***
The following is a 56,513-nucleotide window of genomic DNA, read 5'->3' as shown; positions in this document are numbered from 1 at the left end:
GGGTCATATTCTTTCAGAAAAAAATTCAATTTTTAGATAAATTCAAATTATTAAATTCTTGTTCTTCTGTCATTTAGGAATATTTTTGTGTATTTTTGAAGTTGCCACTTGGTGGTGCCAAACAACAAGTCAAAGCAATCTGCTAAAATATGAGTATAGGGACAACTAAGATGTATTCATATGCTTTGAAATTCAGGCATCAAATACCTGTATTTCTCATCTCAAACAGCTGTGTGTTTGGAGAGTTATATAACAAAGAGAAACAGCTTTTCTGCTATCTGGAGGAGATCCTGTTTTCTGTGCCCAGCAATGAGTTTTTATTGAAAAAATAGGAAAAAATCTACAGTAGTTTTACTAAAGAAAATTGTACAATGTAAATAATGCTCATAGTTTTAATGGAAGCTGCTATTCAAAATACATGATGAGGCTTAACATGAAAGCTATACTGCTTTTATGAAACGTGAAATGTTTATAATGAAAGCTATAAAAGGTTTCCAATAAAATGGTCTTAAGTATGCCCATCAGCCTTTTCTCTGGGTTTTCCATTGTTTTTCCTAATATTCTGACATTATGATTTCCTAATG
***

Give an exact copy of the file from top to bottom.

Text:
The following is a 56,513-nucleotide window of genomic DNA, read 5'->3' as shown; positions in this document are numbered from 1 at the left end:
GGGTCATATTCTTTCAGAAAAAAATTCAATTTTTAGATAAATTCAAATTATTAAATTCTTGTTCTTCTGTCATTTAGGAATATTTTTGTGTATTTTTGAAGTTGCCACTTGGTGGTGCCAAACAACAAGTCAAAGCAATCTGCTAAAATATGAGTATAGGGACAACTAAGATGTATTCATATGCTTTGAAATTCAGGCATCAAATACCTGTATTTCTCATCTCAAACAGCTGTGTGTTTGGAGAGTTATATAACAAAGAGAAACAGCTTTTCTGCTATCTGGAGGAGATCCTGTTTTCTGTGCCCAGCAATGAGTTTTTATTGAAAAAATAGGAAAAAATCTACAGTAGTTTTACTAAAGAAAATTGTACAATGTAAATAATGCTCATAGTTTTAATGGAAGCTGCTATTCAAAATACATGATGAGGCTTAACATGAAAGCTATACTGCTTTTATGAAACGTGAAATGTTTATAATGAAAGCTATAAAAGGTTTCCAATAAAATGGTCTTAAGTATGCCCATCAGCCTTTTCTCTGGGTTTTCCATTGTTTTTCCTAATATTCTGACATTATGATTTCCTAATG